Friday, 13 May 2016

The Wacky man - Lyn G Farrell - Brutally honest


MY REVIEW:

I was invited to take part in the blog tour for this book and knew I wouldn’t be able to finish reading my copy in time for the tour. This is always a difficult scenario as I make a point of only featuring books I’ve enjoyed on my blog and what if it turned out to be a Dud after publishing an article by the author especially written just for me?

Phew – it’s NOT a Dud it’s a mind blower!

The story is narrated by Amanda, just a teenager, she looks back at her life in a series of flashbacks and memories, emerging from her damaged and fractured mind. No sweet coming of age story this.

Her life was dominated by her loathsome and violent father, he bullied and mistreated Amanda’s Mum and twin brothers mercilessly, but saved his really psychotic nastiness for his only daughter whom he despised and loathed, ensuring she grows up despising and loathing herself.

This story is brutal and shocking, it’s grim and dark and to be honest hardly any light seeps in to the book never mind between the drawn curtains of the bedroom Amanda has concealed herself within, too damaged and confused to face a world that can inflict such pain on a youngster. It’s far removed from your usual misery memoirs, though. It’s not angling for sympathy and full of heart wobbling anguished pleas. It’s literary and caustic and very thought provoking.

The story tells at first how her Mother met her Father, we are taken to Ireland to visit his completely loathsome family of bog-Irish who really are gutter trash with only one or two members who are a little kinder, so it’s hardly surprising he turns out not to be the dashing knight in armour Ma hopes for. The fact that Amanda can write sensitively about her family background is the only glimmer of hope I had that she retains some empathy for them.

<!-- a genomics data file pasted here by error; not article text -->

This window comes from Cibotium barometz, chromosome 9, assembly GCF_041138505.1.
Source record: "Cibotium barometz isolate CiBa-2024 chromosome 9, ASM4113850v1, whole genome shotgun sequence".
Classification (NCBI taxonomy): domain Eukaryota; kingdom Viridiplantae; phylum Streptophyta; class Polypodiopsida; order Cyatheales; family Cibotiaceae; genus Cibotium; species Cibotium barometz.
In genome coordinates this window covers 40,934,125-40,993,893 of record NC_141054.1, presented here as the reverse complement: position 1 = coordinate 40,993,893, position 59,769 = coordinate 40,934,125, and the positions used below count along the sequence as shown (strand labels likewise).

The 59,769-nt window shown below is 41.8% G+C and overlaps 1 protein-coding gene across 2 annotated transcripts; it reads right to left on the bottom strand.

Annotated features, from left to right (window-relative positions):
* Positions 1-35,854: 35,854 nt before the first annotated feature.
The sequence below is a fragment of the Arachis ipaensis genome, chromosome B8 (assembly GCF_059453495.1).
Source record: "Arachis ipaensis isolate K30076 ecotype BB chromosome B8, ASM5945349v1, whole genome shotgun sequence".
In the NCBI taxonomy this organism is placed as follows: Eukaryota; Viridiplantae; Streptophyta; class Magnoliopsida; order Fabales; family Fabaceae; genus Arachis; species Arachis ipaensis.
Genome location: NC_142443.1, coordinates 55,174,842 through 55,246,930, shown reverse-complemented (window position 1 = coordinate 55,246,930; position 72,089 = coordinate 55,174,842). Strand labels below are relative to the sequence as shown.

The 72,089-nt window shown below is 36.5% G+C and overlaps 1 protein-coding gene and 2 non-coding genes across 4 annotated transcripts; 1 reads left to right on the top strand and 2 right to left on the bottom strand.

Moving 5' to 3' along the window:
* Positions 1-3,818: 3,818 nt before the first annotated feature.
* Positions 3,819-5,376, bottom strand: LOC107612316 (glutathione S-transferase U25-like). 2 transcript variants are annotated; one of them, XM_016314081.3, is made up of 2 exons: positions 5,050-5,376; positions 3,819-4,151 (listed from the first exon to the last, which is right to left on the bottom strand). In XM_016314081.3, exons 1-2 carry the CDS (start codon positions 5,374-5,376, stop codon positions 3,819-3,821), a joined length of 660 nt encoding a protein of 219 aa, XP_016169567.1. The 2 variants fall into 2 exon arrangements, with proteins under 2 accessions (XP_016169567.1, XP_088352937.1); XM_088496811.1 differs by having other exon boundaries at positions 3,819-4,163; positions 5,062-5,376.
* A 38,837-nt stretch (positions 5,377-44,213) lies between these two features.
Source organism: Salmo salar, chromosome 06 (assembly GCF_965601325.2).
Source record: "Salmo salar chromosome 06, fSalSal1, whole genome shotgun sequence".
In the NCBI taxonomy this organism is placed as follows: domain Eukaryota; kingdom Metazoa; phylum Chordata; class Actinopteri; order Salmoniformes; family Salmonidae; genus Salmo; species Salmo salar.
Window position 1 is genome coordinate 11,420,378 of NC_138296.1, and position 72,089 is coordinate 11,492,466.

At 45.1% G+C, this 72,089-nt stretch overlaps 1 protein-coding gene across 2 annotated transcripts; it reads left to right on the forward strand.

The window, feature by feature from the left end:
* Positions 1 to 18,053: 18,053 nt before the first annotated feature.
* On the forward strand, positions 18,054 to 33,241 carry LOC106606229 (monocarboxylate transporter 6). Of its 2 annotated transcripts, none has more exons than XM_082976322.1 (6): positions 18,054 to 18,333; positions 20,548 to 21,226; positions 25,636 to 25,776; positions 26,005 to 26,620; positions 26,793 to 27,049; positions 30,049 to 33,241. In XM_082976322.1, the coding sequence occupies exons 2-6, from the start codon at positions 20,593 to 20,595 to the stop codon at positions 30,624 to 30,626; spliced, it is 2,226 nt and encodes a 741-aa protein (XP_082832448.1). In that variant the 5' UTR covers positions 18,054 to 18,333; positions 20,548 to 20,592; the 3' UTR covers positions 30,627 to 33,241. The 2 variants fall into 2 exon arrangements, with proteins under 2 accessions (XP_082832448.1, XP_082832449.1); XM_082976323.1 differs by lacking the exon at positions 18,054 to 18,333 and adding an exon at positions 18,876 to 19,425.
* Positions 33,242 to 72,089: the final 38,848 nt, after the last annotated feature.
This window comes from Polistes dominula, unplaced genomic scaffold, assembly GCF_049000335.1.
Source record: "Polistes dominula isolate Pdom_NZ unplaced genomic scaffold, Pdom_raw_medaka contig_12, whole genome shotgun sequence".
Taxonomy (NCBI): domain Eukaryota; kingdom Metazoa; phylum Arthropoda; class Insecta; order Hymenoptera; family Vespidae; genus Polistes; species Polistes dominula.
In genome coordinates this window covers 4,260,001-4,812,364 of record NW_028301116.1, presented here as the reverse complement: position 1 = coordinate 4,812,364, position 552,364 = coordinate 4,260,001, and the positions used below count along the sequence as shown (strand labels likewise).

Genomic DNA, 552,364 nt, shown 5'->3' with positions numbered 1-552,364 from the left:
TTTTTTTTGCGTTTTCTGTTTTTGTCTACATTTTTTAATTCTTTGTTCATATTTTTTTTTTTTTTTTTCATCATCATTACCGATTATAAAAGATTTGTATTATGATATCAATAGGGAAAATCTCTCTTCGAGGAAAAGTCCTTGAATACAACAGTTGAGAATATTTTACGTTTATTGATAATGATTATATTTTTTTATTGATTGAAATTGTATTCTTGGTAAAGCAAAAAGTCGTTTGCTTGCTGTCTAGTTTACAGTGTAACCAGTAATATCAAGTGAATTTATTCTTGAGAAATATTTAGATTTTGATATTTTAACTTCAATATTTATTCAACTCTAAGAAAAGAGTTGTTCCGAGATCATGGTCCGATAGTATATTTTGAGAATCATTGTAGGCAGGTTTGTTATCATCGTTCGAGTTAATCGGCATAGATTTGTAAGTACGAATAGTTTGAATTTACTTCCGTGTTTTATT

We then go on to experience her life in England, her early school years and watch things spiral out of control for Amanda. The more she is bullied by her sicko Dad telling her she is worthless, ugly and useless, the less likeable she becomes to those around her who see not a child in need of help but a tearaway refusing to conform and she becomes as much of an enemy to herself as The Wacky man is to her.

That the tale is told from deep within the fractured psyche of a mentally and physically abused child is apparent from the way she skitters about from one thought to another. The ending left me with my heart in my mouth and a lump in my throat.

But … what I found most UTTERLY horrifying and terrifying is the fact that I had read in advance, the article by this author, freely admitting that although this is a work of fiction, her debut novel is based on her own tough, brutal and horrifying experiences!

When I read a novel like this the only saving grace is that I can tell myself, “It’s not real, it’s not happening to a real person, this is all made up” but all the way through this I worded how much of it was based on the authors real experiences. I think I probably don’t really want to know. If even 10% of the events in the book have happened in the author’s own past then I applaud her for having the perspicacity to turn it around and create a novel about it, thumbing her nose at her own Wacky man and triumphing.

To Amanda (and Lyn) I just want to send the HUGE hug which the child deserved and never got.

My thanks go to the author for providing me with a copy of her book to review impartially and frankly, for writing an article for my own humble little blog and I wish her every success with this unusual and haunting book.


The Blurb:

My new shrink asks me, ‘What things do you remember about being very young?’
It’s like looking into a murky river, I say. Memories flash near the surface like fish coming up for flies. The past peeps out, startles me, and then is gone . . .  

Amanda secludes herself in her bedroom, no longer willing to face the outside world. Gradually, she pieces together the story of her life: her brothers have had to abandon her, her mother scarcely talks to her, and the Wacky Man could return any day to burn the house down. Just like he promised. As her family disintegrates, Amanda hopes for a better future, a way out from the violence and fear that has consumed her childhood. But can she cling to her sanity, before insanity itself is her only means of escape?

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